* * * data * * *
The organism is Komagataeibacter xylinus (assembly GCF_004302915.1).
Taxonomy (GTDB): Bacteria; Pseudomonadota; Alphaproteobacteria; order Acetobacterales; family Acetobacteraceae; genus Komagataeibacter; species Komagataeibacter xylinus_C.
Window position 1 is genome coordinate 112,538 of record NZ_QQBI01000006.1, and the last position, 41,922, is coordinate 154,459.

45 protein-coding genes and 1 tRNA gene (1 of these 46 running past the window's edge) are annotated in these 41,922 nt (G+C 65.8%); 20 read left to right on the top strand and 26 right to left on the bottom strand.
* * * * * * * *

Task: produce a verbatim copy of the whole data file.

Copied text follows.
The organism is Komagataeibacter xylinus (assembly GCF_004302915.1).
Taxonomy (GTDB): Bacteria; Pseudomonadota; Alphaproteobacteria; order Acetobacterales; family Acetobacteraceae; genus Komagataeibacter; species Komagataeibacter xylinus_C.
Window position 1 is genome coordinate 112,538 of record NZ_QQBI01000006.1, and the last position, 41,922, is coordinate 154,459.

45 protein-coding genes and 1 tRNA gene (1 of these 46 running past the window's edge) are annotated in these 41,922 nt (G+C 65.8%); 20 read left to right on the top strand and 26 right to left on the bottom strand.